William Drysdale was a peripatetic writer who wrote more than 50 “travel letters” from Florida in the late 19th century for The New York Times. On his first trip to Tampa Bay in 1884, the year the railroad magnate Henry Plant introduced rail service to Tampa, Drysdale extended a one-night stay into a fortnight. “After visiting nearly all the warm countries frequented by Americans, Cuba, Mexico, Bermuda, Yucatan, Texas, Louisiana, and many of the smaller West India islands,” he wrote, “I like the West Coast of Florida best of all.”

Florida Historical Quarterly credits Drysdale’s Florida dispatches with helping “create a winter tourism bond between New York and the sunshine state which has remained firmly in place for more than 100 years.”

Before Plant opened the Tampa Bay Hotel — his lavish, “fireproof,” 511-room, Moorish-style palace — in 1891, Drysdale was given a preview and wrote a gushing dispatch, claiming “its domes and spires … its 150 acres of groves, its 2,000 electric lights, its brick walls and steel beams” made it, along with Henry Flagler’s Ponce de Leon hotel in St. Augustine, one of “two great hotel wonders of the world.”

The Tampa Bay Hotel put the city on the map, but it fell on hard times within a decade of Plant’s death in 1899. According to the book “Tampa’s People with a Purpose,” the once-grand old dame became “a red elephant that was at times occupied by vagrants who burned some of (Plant’s expensive) furniture to stay warm.” It closed its doors during the Great Depression and is now part of the University of Tampa.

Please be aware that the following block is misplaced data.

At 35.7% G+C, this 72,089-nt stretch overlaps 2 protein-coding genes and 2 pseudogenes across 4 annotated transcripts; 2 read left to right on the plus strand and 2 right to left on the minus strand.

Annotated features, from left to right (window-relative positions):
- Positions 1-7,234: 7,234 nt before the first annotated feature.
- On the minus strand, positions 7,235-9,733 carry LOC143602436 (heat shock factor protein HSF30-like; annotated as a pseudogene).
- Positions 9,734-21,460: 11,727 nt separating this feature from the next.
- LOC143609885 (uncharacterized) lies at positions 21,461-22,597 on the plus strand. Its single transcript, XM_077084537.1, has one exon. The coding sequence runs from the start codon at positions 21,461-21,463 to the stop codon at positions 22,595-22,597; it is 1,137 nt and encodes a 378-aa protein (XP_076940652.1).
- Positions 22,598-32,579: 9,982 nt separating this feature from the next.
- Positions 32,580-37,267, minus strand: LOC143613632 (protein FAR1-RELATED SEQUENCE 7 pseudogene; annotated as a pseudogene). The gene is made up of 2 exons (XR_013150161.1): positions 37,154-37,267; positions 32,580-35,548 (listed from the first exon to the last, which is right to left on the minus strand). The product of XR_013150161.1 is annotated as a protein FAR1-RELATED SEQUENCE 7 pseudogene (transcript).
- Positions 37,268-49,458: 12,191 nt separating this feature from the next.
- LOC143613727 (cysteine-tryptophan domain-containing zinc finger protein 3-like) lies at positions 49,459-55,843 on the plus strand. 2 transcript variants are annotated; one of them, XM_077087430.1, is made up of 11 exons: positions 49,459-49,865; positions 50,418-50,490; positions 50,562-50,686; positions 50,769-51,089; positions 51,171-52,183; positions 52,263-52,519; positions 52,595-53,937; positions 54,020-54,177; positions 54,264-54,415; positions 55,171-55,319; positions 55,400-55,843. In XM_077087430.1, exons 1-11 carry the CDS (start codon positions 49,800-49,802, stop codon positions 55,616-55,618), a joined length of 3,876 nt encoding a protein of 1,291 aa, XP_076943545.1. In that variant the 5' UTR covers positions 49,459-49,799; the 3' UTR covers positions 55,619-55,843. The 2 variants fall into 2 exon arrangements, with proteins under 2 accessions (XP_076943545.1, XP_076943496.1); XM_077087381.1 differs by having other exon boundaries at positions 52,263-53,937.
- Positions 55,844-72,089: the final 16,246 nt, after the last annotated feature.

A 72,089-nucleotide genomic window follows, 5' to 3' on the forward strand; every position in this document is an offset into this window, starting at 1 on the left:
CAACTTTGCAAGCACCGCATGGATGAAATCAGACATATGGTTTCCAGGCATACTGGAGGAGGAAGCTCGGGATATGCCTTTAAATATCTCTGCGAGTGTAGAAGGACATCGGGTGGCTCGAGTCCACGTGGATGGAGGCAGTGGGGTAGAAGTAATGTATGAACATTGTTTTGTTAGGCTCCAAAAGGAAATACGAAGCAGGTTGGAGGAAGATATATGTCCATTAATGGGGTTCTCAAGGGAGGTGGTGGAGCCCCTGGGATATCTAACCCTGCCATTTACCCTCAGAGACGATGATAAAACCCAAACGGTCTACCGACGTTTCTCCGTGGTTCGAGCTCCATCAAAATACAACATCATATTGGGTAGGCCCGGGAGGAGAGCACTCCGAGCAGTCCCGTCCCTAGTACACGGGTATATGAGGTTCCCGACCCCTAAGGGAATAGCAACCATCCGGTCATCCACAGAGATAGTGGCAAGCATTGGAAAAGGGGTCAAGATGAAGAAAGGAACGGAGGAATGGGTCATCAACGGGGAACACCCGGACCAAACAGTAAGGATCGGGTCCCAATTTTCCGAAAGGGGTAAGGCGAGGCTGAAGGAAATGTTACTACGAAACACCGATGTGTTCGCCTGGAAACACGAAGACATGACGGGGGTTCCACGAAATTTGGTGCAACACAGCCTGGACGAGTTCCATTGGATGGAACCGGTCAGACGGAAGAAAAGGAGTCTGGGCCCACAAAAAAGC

The former hotel remains Tampa’s most Instagrammable landmark, though many visitors leave without visiting the excellent Henry B. Plant Museum inside, which gives a colorful account of the hotel’s early days. (If you plan to visit other attractions along the city’s Riverwalk, like the outstanding Tampa Bay History Center, the Glazer Children’s Museum, the Florida Aquarium or others, consider buying the new Riverwalk attraction pass.)

To get a different perspective on the hotel’s iconic domes and Tampa’s skyline, you can rent an electric boat from eBoats Tampa and take a spin on the Hillsborough River, making pit stops at watering holes like Rick’s on the River and gliding by the Davis Island mansion formerly owned by Derek Jeter and rented by Tom Brady before it sold last year for $22.5 million.